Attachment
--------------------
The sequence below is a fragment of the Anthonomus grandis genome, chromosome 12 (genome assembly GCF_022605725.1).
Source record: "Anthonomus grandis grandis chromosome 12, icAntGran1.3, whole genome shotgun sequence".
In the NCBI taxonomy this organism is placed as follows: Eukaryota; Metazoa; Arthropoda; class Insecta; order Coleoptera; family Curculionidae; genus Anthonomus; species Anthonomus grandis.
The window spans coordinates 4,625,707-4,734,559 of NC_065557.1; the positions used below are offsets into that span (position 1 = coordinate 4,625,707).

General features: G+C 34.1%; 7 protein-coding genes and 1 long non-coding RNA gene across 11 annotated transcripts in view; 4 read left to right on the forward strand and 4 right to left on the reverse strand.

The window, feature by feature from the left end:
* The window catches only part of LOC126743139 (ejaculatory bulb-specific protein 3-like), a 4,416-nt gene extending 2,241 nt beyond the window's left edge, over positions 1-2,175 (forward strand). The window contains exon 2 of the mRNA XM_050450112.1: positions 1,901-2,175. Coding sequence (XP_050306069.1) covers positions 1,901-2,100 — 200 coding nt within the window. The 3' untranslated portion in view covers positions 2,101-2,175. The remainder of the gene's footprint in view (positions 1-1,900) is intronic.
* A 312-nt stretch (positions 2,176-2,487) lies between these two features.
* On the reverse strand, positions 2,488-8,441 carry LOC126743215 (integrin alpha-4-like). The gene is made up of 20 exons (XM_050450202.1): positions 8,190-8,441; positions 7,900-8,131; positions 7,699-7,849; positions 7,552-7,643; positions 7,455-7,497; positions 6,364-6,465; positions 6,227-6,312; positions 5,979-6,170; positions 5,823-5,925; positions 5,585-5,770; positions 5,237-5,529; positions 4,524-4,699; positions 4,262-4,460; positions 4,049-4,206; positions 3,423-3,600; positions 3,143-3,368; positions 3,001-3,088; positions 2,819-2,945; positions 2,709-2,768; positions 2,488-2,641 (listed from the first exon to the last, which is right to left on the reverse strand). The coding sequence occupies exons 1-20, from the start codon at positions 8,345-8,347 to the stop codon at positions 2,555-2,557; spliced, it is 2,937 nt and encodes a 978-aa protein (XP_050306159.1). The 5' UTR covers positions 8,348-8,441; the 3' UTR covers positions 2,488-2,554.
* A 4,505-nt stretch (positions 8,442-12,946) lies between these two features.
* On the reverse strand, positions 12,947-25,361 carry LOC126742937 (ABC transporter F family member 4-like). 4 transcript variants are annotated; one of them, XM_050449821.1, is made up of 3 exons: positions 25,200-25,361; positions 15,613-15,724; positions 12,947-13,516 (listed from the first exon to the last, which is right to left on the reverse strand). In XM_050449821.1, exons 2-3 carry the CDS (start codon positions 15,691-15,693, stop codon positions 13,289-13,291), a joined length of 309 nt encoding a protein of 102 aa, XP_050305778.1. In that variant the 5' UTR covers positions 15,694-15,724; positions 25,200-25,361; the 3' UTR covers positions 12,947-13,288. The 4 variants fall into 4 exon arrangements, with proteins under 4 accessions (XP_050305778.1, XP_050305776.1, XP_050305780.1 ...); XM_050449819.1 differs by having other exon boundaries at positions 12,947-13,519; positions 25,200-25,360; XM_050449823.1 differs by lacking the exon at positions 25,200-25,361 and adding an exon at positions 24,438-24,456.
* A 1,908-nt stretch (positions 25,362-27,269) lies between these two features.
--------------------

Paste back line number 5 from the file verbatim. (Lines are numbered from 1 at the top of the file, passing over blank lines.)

General features: G+C 34.1%; 7 protein-coding genes and 1 long non-coding RNA gene across 11 annotated transcripts in view; 4 read left to right on the forward strand and 4 right to left on the reverse strand.